August 2009

Porsche 911 Cabriolet C4S PDK

Subtle changes help to keep 911 design fresh

August 2009

picture of car from the frontpicture of car from the rearpicture of car interiorpicture of car in detail

Overall rating

4.5 out of 5 stars


  • Still a sublime dynamic package
  • Well-integrated roof offers security and comfort
  • Spectacular performance, particularly from 3.8-litre unit
  • Strong feeling of solidity throughout


  • Heavy clutch of manual variant can be hard work in traffic
  • Secondary function buttons on fascia are too small
  • PDK gearbox lever and paddle shifters are counter-intuitive
  • Too many tempting and costly options available

No 911 range would be complete without a handful of bodystyle variants, and alongside the updated coupe and Targa models comes the 911 Cabriolet. Often seen as the most luxurious 911 variant, the Cabriolet trades a fraction of sharpness and rigidity for the sensation of fresh air and also more audible excitement from the impressive range of flat-six engines.

Already an exceptional performance car, the updated 997 moves the game on further with an increased focus on efficiency. In 3.8-litre form, Porsche's flat-six engines benefits from direct fuel injection - boasting responsiveness, economy and reduced emissions. The end result is slight reduction in the unit's charismatic metallic idling sound, but the overall gains can't be ignored.

In 'S' form when powered by the 3.8-litre engine, the 911 proves to be a seriously rapid performance car. Increases in track and revisions to suspension settings have resulted in an increasingly mature experience. The smaller, cheaper Cayman now fills the gap left by previous generation entry-level 911s.

There's nothing entry-level about the Cabriolet variant, though. Priced above the coupe and Targa models, the folding fabric roof is neatly integrated into what remains an unusual shape but, despite this, with the roof up the 911 maintains its trademark profile. With the roof down, the folding mechanism stows neatly around the rear of the car echoing the tail-heavy shape and doing nothing to spoil its looks.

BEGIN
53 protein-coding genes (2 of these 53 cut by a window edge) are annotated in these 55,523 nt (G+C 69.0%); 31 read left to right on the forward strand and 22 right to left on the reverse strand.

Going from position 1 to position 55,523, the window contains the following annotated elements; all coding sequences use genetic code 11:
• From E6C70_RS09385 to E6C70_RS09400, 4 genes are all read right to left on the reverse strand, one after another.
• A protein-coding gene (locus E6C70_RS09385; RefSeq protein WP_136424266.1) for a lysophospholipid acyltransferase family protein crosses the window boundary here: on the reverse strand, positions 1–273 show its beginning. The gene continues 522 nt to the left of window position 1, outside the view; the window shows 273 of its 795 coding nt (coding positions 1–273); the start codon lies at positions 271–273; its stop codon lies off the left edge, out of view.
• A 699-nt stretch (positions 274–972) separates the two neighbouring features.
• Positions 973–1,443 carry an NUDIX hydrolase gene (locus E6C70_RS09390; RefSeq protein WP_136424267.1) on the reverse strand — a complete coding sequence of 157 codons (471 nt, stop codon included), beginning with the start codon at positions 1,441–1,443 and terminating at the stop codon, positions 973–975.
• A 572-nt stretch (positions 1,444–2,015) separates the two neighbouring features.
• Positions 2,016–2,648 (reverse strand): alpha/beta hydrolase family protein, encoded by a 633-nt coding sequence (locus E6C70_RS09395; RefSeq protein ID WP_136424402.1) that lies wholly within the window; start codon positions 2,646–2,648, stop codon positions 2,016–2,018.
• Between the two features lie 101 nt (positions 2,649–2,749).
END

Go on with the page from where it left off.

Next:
The rest of the design is much as before, although detail changes do keep the 911 looking fresh. LED running lights complement the tidied nose design and, compared side-by-side with the earlier 997, the new car looks that little bit sleeker and more up to date. The same can be said for the cabin, which feels as robust and well-designed as ever.

Our verdict on the Porsche 911 Cabriolet C4S PDK

Choosing the Cabriolet over other 911 variants suggests that the owner puts the driving experience lower down on the priority list, but the performance and handling suggests otherwise. Enormously capable and a pleasure to drive, the 911 Cabriolet makes very few sacrifices for its open roof and it delivers the full-on Porsche experience for those who have the means.


Running costs are inevitably high, although improvements in engine efficiency mean that with restrained driving respectable levels of economy are possible.

Space and practicality

With the rear seats in any 911 merely a token addition, front seat occupants shouldn't have any complaints about the available space in the cabin. Oddment storage - open and covered - is in good supply, though luggage space is restricted to the modest front compartment unless you call the rear seats into use.

Controls and display

Consistency is the key to the 911's cabin. The car retains the now familiar five-dial set-up for the main instruments, supplemented by configurable digital display for the trip computer, audio status and supplementary speed display - useful to glance at quickly. Secondary controls at the base of the central fascia are less impressive thanks to their small size. On a positive note, the colour touchscreen display is clear, easy to read and intuitive from the off.